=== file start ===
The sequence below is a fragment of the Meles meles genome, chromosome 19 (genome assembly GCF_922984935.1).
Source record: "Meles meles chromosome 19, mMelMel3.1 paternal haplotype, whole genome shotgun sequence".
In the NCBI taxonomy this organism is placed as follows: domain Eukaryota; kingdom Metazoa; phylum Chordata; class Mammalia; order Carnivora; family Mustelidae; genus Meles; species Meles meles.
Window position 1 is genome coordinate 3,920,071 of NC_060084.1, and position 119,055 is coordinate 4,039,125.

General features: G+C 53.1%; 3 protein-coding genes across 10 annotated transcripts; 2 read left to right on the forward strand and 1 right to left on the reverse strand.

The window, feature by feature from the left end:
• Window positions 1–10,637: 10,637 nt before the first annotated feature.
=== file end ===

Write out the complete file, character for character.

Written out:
The sequence below is a fragment of the Meles meles genome, chromosome 19 (genome assembly GCF_922984935.1).
Source record: "Meles meles chromosome 19, mMelMel3.1 paternal haplotype, whole genome shotgun sequence".
In the NCBI taxonomy this organism is placed as follows: domain Eukaryota; kingdom Metazoa; phylum Chordata; class Mammalia; order Carnivora; family Mustelidae; genus Meles; species Meles meles.
Window position 1 is genome coordinate 3,920,071 of NC_060084.1, and position 119,055 is coordinate 4,039,125.

General features: G+C 53.1%; 3 protein-coding genes across 10 annotated transcripts; 2 read left to right on the forward strand and 1 right to left on the reverse strand.

The window, feature by feature from the left end:
• Window positions 1–10,637: 10,637 nt before the first annotated feature.